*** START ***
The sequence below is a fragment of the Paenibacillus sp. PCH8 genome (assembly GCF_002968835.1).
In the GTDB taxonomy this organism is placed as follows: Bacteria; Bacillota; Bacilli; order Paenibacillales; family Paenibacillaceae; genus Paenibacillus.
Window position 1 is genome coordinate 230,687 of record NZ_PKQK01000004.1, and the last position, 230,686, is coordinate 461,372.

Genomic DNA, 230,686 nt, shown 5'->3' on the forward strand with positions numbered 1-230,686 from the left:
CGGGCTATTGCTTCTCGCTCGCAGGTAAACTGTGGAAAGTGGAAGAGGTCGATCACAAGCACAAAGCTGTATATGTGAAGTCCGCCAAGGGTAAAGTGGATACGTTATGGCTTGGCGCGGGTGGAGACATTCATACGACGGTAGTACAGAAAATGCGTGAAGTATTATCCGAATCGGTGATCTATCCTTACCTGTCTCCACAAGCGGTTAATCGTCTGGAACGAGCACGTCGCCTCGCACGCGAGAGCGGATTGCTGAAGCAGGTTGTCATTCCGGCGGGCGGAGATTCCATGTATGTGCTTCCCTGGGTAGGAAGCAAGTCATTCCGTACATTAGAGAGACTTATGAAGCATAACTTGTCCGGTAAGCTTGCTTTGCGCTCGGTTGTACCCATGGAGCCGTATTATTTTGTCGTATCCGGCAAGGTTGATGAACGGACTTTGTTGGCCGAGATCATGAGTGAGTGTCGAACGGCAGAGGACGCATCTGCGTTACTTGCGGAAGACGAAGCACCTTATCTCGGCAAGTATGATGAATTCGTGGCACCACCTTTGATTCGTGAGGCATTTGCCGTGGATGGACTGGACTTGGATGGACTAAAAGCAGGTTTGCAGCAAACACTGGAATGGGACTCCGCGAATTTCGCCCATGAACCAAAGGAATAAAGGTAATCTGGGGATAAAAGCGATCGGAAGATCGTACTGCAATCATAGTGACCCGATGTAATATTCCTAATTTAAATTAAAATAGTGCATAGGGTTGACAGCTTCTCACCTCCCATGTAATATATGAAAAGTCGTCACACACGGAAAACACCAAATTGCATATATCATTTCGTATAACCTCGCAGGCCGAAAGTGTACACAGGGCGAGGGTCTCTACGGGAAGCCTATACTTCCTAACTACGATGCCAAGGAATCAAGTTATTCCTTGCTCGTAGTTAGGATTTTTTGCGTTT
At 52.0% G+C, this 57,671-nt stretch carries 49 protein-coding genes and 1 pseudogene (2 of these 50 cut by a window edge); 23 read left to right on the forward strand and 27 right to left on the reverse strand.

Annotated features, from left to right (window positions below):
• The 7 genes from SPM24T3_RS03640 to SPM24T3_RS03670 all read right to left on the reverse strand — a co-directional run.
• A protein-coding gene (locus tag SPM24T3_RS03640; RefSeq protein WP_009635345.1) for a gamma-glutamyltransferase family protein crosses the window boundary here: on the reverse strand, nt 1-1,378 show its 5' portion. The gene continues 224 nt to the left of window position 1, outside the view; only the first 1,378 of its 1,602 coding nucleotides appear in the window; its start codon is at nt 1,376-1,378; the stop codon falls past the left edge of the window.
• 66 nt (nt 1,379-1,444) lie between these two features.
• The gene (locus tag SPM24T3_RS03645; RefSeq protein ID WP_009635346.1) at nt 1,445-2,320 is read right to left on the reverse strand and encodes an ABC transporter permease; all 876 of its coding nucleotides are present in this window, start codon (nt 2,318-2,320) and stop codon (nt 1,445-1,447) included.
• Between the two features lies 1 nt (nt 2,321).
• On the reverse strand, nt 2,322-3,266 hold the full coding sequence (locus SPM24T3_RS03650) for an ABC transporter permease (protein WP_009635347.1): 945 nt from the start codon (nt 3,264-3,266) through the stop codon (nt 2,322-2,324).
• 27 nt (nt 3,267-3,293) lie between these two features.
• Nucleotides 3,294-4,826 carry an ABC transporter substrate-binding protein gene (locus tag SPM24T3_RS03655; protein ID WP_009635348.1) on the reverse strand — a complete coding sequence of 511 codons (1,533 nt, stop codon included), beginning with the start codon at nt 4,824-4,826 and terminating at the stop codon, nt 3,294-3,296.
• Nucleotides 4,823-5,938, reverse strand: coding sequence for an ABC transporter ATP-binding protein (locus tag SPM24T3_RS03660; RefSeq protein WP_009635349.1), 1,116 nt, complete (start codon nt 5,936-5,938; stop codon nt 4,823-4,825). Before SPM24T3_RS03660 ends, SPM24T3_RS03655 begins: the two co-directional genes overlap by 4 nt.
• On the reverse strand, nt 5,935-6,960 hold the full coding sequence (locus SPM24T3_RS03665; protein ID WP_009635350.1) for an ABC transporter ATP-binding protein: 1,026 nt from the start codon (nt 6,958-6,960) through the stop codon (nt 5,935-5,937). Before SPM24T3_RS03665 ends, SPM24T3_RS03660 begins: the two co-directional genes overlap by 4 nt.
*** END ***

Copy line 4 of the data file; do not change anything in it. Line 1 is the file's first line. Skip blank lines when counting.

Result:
Genomic DNA, 230,686 nt, shown 5'->3' on the forward strand with positions numbered 1-230,686 from the left: